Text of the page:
The Greatest Jazz Films Ever Features Classic Performances by Miles, Dizzy, Bird, Billie & More

Though both have their roots in the pre­vi­ous cen­tu­ry, jazz and cin­e­ma came of age as 20th cen­tu­ry art forms, and they very often did so togeth­er (though not always in the most taste­ful ways). Al Jolson’s The Jazz Singer intro­duced the world to talkies. Cabaret, Lady Sings the Blues, The Cot­ton Club are all well-known fic­tion­al films that near­ly any­one might name if asked about the sub­ject. And though Ken Burns’ Jazz may seem like a defin­i­tive state­ment in jazz doc­u­men­tary, for decades, film­mak­ers have made jazz musi­cians their cen­tral sub­ject—for exam­ple, in jazz fan-favorites like Min­gus and Thelo­nious Monk: Straight No Chas­er. Before these excel­lent, if some­times painful, por­traits, there were short films like Life mag­a­zine pho­tog­ra­ph­er Gjon Mili’s 1944 Jam­min’ the Blues with Lester Young and oth­er bop stal­warts, and 1950’s Jazz at the Phil­har­mon­ic, a selec­tion of clips fea­tur­ing Cole­man Hawkins, Char­lie Park­er, Lester Young, Bud­dy Rich, Ella Fitzger­ald, and oth­ers per­form­ing at Nor­man Granz’s leg­endary series of con­certs.

You’ll see excerpts from both Jam­min’ the Blues and Jazz at the Phil­har­mon­ic above in The Great­est Jazz Films Ever, a two-disc DVD set that appears to be out of print. (New copies cur­rent­ly retail on Ama­zon for any­where from $259.00 to almost $4,000, but you can watch it free online.) This great­est hits col­lec­tion also includes high­lights from sev­er­al tele­vi­sion spe­cials like Be Bop’s Nest—a rare Char­lie Park­er appear­ance with Dizzy Gille­spie on the short-lived vari­ety show Stage Entrance—and “The Sound of Miles Davis,” a 1959 episode of tele­vi­sion show The Robert Her­ridge The­ater that show­cased one of Davis’ most cel­e­brat­ed ensem­bles.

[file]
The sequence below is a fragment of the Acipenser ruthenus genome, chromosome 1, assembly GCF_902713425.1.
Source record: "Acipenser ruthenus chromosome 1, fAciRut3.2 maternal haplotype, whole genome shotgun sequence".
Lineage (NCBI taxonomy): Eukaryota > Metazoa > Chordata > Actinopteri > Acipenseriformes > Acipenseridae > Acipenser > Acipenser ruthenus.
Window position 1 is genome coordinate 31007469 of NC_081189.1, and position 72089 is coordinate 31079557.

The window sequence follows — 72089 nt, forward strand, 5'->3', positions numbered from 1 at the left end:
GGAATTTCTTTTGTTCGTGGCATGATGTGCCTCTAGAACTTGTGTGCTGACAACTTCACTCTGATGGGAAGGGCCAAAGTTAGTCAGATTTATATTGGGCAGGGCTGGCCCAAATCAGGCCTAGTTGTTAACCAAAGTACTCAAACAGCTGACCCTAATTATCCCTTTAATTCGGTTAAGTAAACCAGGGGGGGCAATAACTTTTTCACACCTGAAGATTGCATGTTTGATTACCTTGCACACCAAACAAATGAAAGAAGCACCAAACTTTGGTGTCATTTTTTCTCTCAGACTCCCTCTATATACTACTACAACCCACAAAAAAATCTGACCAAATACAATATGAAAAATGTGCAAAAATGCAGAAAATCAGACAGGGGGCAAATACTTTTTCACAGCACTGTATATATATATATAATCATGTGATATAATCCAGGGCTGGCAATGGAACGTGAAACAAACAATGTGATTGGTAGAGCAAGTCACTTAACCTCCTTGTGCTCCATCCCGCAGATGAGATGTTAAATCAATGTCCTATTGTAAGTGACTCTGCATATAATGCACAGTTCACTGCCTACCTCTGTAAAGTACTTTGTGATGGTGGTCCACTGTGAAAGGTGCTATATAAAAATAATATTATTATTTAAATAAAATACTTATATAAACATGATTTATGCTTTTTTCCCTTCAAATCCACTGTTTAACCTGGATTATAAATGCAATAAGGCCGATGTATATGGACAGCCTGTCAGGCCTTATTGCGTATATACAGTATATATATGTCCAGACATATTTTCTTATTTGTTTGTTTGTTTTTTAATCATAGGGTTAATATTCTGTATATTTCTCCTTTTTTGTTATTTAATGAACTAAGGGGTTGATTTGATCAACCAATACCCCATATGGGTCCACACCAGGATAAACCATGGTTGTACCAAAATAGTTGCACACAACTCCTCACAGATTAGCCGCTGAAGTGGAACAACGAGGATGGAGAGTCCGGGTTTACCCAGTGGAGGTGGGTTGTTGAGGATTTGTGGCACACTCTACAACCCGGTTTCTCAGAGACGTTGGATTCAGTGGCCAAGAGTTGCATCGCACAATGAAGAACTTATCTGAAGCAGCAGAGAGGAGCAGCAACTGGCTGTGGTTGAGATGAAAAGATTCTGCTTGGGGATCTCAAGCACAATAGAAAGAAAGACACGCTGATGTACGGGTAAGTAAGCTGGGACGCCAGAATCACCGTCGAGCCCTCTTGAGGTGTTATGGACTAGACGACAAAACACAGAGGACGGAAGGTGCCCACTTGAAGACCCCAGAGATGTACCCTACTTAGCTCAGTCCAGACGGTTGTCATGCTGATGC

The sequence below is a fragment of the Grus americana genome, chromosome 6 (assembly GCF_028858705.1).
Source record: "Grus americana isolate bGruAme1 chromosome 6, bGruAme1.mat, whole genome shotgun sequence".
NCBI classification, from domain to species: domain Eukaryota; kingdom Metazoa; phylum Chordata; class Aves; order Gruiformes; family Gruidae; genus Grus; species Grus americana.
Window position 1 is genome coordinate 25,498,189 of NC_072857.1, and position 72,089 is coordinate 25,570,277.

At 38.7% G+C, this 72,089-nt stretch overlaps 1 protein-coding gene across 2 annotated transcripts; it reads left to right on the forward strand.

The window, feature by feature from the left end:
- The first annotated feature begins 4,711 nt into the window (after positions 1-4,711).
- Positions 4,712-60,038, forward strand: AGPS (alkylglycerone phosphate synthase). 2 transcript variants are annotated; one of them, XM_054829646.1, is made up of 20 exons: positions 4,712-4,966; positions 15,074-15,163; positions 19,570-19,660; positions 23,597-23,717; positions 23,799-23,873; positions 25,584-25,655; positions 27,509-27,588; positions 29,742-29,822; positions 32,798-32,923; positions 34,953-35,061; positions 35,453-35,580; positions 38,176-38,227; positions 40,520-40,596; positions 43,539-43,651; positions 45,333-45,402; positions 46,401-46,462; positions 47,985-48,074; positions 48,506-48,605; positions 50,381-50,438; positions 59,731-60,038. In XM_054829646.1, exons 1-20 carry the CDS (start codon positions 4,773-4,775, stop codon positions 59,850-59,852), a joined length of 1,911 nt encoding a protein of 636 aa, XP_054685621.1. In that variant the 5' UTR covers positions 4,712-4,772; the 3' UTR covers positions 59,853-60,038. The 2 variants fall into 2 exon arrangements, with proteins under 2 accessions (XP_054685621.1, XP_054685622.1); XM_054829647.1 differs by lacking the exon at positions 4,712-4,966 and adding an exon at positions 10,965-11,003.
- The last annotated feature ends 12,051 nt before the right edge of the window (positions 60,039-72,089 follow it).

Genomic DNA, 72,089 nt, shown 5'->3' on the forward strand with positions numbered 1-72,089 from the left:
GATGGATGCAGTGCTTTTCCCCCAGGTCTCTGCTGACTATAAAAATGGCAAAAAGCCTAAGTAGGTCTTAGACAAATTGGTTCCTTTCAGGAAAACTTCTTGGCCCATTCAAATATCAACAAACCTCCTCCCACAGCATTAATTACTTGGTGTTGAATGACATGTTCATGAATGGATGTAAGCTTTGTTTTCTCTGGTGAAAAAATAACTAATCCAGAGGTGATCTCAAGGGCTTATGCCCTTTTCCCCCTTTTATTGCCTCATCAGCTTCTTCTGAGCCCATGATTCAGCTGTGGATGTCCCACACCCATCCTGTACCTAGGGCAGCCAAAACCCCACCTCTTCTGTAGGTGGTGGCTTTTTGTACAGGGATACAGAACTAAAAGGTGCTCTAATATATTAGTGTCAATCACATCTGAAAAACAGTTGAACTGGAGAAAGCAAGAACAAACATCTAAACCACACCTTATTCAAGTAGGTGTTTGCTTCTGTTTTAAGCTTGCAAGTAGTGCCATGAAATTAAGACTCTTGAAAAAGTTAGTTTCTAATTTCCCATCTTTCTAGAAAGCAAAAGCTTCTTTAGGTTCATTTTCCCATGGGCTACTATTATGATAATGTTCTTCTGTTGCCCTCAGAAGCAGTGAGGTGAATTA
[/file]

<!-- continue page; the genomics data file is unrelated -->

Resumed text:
You’ll also see excerpts from The Sound of Jazz, which Fresh Sound Records calls “one of the great glo­ri­ous moments on tele­vi­sion,” and which con­tains per­for­mances from Bil­lie Hol­i­day, Lester Young, Thelo­nious Monk, the Count Basie Orches­tra, and more. Final­ly, we get excerpts from a 1959 tele­vi­sion spe­cial called Jazz From Stu­dio 61, fea­tur­ing the orig­i­nal Ahmad Jamal Trio with the Ben Web­ster Quin­tet. The Great­est Jazz Films Ever is an impres­sive and endur­ing col­lec­tion of doc­u­ments from the gold­en age of jazz. While the empha­sis here is gen­er­al­ly on musi­cian­ship, not film­mak­ing, it’s a col­lec­tion that also demon­strates jazz’s close rela­tion­ship to film and tele­vi­sion in the mid-20th cen­tu­ry. All­mu­sic has a com­plete track­list of the col­lec­tion. And for a detailed break­down of each clip, you won’t want to pass up a scroll through this help­ful French site.

Relat­ed Con­tent:

‘Jam­min’ the Blues,’ by Gjon Mili

‘The Sound of Miles Davis’: Clas­sic 1959 Per­for­mance with John Coltrane

Jazz ‘Hot’: The Rare 1938 Short Film With Jazz Leg­end Djan­go Rein­hardt

Josh Jones is a writer and musi­cian based in Durham, NC. Fol­low him at @jdmagness

by | Permalink | Comments (2) |

Sup­port Open Cul­ture

We’re hop­ing to rely on our loy­al read­ers rather than errat­ic ads. To sup­port Open Cul­ture’s edu­ca­tion­al mis­sion, please con­sid­er mak­ing a dona­tion. We accept Pay­Pal, Ven­mo (@openculture), Patre­on and Cryp­to! Please find all options here. We thank you!

Comments (2)
You can skip to the end and leave a response. Pinging is currently not allowed.
  • David A. says:

    Tears came to my eyes.….when I saw that some­one elese has the same pas­sion as I do when it comes to pre­serv­ing our Jazz his­to­ry.
    Please stay in con­tact.
    Muse­um of Jazz & Art (a new Mul­ti-Mil­lion dol­lar com­plex in the mak­ing)

  • atom says:

    Some of these per­for­mances blew me away when I saw them online a cou­ple of years ago, so I searched around for this DVD set and locat­ed a com­pa­ny in Europe (I believe in Spain) that had them in stock. I bought sev­er­al sets as gifts for less than $20 each. The discs are for­mat­ted PAL (Euro for­mat) on one side and NTSC(USA for­mat) on the oth­er. You’re wel­come to con­tact them if inter­est­ed at <> Good luck!

Leave a Reply

Open Culture was founded by Dan Colman.